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   Moving inside and looking to the east, the north and south aisles are each of three bays, the path down to the chancel is well worn, showing the marks of countless thousands of feet over hundreds of years. Box pews are to be seen throughout.

A window at the east end of the south aisle is of great interest. This contains fragments of medieval stained glass. The story behind this is that, on September 26th 1940, a German bomb fell close to the church. It exploded, shattering the windows in the church, and nearby houses. No one was injured. The fragments of the medieval glass were gathered together by the Vicar of the time, William Grenville Boyd. The reset glass now acts as a memorial to Boyd, who died the year after the bomb fell.

   There are some interesting wooden carvings in the choirstalls, which date from the 15th century. One of these in particular caught the eye. Lifting up one of the seats, a misericord had a carving of a man with arms outstretched and an amazingly large hooked nose. Close by another male figure stares intently down as he holds what looks to be a large rolling pin, although I am sure it isn’t! Fantastic figures are carved in to the arms of the seats, with a very depressed looking fish capturing my attention.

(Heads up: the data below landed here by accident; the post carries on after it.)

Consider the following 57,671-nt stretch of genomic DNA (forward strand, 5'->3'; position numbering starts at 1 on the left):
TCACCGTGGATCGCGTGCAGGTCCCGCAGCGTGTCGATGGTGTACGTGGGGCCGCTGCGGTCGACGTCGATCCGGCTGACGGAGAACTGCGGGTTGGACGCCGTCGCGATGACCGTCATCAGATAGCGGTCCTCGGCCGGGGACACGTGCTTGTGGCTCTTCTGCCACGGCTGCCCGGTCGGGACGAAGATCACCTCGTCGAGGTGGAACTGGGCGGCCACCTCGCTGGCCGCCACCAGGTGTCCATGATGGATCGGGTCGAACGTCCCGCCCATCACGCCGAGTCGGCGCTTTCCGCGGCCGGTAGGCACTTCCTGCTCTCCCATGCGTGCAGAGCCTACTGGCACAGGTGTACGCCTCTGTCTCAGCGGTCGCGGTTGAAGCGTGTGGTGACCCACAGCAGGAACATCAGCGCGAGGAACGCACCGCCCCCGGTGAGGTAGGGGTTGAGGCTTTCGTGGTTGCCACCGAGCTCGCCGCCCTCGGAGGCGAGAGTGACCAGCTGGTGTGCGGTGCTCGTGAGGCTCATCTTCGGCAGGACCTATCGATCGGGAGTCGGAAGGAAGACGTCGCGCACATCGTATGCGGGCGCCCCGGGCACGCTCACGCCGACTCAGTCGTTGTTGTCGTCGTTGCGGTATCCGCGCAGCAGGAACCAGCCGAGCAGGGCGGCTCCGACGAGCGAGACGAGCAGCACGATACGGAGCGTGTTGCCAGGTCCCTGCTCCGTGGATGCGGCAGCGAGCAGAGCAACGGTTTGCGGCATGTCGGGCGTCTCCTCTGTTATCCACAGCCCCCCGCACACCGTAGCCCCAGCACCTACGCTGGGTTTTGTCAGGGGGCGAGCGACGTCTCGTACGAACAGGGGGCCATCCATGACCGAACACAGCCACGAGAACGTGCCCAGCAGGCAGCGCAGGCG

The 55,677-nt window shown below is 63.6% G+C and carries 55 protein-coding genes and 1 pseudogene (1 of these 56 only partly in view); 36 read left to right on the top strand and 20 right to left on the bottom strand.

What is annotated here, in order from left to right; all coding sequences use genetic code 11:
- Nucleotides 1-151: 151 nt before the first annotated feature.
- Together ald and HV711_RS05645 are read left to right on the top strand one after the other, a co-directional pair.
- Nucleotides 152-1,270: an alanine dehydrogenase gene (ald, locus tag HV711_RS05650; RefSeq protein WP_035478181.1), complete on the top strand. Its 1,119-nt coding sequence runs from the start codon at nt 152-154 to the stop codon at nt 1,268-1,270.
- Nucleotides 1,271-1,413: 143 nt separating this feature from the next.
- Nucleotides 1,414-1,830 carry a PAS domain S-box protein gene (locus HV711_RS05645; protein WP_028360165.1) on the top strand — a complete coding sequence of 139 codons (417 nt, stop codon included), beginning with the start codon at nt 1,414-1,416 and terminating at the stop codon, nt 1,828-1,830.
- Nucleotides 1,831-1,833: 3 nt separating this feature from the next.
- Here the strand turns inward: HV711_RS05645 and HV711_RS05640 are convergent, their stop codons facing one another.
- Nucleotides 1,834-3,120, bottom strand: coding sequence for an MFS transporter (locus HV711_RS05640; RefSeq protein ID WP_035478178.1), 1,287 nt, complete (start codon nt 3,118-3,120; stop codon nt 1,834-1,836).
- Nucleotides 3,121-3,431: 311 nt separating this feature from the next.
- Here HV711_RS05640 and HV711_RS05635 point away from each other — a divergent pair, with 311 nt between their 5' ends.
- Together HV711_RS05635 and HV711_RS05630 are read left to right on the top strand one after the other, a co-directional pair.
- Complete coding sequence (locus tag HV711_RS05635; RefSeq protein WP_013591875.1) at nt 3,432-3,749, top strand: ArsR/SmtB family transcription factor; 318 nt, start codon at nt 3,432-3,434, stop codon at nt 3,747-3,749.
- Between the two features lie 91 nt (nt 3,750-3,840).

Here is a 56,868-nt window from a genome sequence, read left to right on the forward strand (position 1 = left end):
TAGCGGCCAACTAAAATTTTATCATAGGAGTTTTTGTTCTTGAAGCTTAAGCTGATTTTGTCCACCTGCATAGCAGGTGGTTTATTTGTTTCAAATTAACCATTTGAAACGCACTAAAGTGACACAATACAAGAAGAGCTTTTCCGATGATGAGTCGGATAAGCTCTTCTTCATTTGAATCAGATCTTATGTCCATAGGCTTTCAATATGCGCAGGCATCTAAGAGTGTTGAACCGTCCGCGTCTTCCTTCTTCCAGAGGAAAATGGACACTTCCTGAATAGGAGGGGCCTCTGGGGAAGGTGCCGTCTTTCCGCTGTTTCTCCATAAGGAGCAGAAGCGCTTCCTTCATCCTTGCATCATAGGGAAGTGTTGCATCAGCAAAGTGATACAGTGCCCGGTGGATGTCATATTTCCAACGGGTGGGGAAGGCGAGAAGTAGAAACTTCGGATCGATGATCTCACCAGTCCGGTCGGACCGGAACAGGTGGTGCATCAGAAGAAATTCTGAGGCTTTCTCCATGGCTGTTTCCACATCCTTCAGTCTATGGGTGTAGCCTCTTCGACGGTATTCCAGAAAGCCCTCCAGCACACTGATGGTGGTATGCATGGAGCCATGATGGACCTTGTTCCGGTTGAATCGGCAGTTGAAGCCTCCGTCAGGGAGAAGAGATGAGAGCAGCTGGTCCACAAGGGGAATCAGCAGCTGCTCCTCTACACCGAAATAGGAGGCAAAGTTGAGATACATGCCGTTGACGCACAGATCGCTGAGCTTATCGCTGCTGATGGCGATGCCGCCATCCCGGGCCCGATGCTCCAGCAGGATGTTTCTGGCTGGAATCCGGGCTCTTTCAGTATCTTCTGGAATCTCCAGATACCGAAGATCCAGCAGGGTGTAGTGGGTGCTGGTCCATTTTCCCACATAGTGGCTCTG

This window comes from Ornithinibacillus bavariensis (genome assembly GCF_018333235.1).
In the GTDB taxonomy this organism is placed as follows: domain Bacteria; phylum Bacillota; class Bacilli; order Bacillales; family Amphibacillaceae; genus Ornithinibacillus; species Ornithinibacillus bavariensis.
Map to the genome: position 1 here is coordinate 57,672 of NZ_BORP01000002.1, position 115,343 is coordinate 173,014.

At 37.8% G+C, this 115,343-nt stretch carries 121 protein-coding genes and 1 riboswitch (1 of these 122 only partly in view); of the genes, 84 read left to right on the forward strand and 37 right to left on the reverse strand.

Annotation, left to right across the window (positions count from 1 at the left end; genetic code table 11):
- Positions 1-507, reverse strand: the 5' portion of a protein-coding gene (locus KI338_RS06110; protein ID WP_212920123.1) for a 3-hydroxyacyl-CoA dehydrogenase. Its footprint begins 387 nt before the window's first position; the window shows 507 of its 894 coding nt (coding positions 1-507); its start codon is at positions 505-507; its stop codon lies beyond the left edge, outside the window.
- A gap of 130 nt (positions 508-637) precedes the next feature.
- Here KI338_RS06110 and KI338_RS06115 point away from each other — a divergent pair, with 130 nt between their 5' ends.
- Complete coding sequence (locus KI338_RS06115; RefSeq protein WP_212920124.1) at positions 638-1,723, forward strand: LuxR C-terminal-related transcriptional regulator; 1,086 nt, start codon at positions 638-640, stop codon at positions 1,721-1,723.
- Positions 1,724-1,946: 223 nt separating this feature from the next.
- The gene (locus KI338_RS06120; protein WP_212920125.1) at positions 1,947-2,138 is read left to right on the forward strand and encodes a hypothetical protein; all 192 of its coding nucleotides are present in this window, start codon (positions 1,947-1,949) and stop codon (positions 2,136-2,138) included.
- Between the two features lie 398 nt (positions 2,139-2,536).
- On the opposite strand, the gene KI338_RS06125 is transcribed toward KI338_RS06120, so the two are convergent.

Two monuments against the north wall of the chancel are of great interest. They are to members of the Fettiplace family.  This was a very important family whose history can be traced back to Edmund, who was Mayor of Oxford for 11 terms between 1245 and 1268.  The family was wealthy and powerful. Each monument shows three male Fettiplaces, recumbent, stacked on shelves, one immediately above the other.

   The earlier monument dates from 1613. The effigies are arranged with the oldest at the bottom and the newest at the top. Each figure directly faces the onlooker, and is propped up, quite awkwardly, on their right arm, resting on a cushion with their left arm on their hip. The oldest figure at the bottom, that of Edmund, wears an Elizabethan ruff.